Interestingly, people with a tendency to be overweight and obese have fewer dopamine receptors in their nervous system. Consequently, they need to eat more cake to experience the same satisfaction that the act of eating something sweet produces. Let’s say they are less sensitive to addicting flavors. This is the conclusion reached by English researchers, thanks to a study published in Science.

3. The taste for strong emotions

Are you one of those people who enjoy taking risks? Would you parachute? Answering these questions may also have to do with your age. Still, there is a new element that, from neuroscience, has been detected as an important factor in predicting this propensity to enjoy risks and strong emotions.

Research from the University of British Columbia led by Stan Floresco and published in Medical Daily in 2014 reported that the increased presence of dopamine in certain brain regions in adolescents did they were too optimistic in their expectations and assumed too high risks.

Read:30 phrases about the confidence that will leave you thinking

4. Social status and satisfaction

Using different neuroimaging techniques, one study found that the better an individual’s social status, the greater the number of dopamine D2 receptors in their brains.

This makes them feel more satisfied with their life and, therefore, act accordingly; the goals of a person with a good self-image are not the same as those of a more pessimistic person in this regard .

5. Key to creativity

Several research published in PLoS has found that people with a mind especially creative t in a lower density of D2 dopamine receptors in a brain region in particular: the thalamus.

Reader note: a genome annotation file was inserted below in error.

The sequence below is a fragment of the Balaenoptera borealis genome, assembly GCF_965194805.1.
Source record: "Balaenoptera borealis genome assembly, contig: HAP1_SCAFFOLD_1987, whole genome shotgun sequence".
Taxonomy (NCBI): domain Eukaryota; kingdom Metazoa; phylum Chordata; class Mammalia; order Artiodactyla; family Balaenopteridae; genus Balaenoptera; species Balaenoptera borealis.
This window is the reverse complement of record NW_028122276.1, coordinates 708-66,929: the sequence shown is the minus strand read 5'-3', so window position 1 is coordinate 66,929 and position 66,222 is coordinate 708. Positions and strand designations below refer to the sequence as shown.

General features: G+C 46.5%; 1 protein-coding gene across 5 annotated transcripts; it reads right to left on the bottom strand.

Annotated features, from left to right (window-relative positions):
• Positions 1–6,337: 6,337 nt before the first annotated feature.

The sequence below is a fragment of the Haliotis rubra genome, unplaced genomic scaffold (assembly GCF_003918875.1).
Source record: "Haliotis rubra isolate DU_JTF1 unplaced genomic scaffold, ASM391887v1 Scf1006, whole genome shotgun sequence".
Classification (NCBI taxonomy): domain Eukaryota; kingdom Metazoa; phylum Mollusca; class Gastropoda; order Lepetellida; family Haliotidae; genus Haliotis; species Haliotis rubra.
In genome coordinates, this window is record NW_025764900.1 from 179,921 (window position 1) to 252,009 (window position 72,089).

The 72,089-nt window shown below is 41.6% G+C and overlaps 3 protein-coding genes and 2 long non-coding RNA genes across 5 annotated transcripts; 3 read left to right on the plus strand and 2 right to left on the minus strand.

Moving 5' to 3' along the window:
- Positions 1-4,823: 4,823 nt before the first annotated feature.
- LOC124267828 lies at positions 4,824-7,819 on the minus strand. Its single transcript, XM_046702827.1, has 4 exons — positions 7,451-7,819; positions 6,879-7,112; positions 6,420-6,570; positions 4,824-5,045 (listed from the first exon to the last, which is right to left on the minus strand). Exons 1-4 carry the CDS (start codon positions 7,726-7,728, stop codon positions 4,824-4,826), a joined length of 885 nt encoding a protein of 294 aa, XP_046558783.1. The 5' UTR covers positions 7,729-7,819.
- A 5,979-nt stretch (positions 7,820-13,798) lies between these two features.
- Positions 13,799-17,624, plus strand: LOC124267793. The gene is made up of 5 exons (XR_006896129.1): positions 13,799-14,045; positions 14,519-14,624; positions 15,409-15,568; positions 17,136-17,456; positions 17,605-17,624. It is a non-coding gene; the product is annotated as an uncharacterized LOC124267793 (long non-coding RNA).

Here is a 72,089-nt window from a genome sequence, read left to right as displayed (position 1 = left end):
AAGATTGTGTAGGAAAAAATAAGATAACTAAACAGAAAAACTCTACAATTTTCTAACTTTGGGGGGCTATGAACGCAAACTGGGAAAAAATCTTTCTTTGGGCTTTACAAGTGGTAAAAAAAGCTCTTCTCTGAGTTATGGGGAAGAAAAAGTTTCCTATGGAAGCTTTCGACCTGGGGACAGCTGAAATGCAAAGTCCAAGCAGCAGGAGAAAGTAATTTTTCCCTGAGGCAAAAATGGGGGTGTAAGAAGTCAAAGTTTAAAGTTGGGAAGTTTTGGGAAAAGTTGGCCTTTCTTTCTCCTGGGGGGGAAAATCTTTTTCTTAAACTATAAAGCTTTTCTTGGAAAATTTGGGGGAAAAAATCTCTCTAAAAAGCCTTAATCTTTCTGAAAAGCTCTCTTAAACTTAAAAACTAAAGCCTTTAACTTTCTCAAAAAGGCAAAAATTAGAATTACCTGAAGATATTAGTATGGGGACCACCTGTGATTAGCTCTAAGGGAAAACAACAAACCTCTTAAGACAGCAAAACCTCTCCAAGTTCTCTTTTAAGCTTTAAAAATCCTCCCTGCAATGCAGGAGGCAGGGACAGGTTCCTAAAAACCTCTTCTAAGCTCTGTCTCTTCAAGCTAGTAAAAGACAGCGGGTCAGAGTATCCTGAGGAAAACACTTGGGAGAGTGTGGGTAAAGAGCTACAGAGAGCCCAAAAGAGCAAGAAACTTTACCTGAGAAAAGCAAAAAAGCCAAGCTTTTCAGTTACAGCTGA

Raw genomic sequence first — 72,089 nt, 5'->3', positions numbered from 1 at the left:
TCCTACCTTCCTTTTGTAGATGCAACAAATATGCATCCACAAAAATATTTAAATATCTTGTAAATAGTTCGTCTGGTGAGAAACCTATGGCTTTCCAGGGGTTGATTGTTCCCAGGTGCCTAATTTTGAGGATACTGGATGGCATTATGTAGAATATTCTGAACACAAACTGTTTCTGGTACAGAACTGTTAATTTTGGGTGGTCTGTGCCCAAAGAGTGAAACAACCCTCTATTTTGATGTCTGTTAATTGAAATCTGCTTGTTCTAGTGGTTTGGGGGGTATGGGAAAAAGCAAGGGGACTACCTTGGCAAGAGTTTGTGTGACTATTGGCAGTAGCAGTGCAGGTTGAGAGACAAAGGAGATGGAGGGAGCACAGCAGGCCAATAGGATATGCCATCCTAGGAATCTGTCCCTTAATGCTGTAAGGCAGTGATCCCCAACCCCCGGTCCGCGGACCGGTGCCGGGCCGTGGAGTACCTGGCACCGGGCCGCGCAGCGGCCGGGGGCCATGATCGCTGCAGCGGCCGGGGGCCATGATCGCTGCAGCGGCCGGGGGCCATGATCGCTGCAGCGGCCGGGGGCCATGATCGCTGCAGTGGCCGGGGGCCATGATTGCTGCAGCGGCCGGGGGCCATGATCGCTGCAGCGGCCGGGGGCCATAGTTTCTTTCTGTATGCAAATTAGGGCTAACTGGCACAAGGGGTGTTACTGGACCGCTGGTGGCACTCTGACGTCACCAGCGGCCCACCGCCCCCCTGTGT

This part of the brain’s main function is to filter the cerebral cortex’s stimuli. This would facilitate the neural connections that allow us to associate concepts more efficiently, improving creativity.

6. It also regulates memory

Memory is also a brain function that is also influenced by dopamine. Specifically, dopamine is responsible for regulating the duration of information (memories), deciding if it retains this information for only about 12 hours, disappears, or keeps the information longer.

This ‘decision’ process by which memory fades or remains in our brain is closely related to the concept of meaningful learning. When we learn something that satisfies us, dopamine activates the hippocampus to retain that information. Otherwise, dopamine does not activate the hippocampus, and the memory is not stored in our memory.

7. Boost levels of motivation

Dopamine is often referred to as the neurotransmitter responsible for the sensation of pleasure, but the latest findings show that its main function could be motivation.

For example, one study reported that the link between motivation and dopamine is true. It was shown that the people most focused on meeting certain demanding goals were those with the most dopamine in their prefrontal cortex and striatum.



    • Delgado JM; Ferrús A .; Mora F and Rubia FJ (Eds.) (1997). Neuroscience Manual. Madrid: Synthesis.
    • Kalat, JW (2004). Biological Psychology. Thomsomparaninfo.
    • Mazziota et al. (2000). Brain mapping: the disorders. New York: Academic Press.
    • Streit, WJ and Kincaid-Colton, CA (1996). The immune system of the brain. Research and Science. January. 16-21.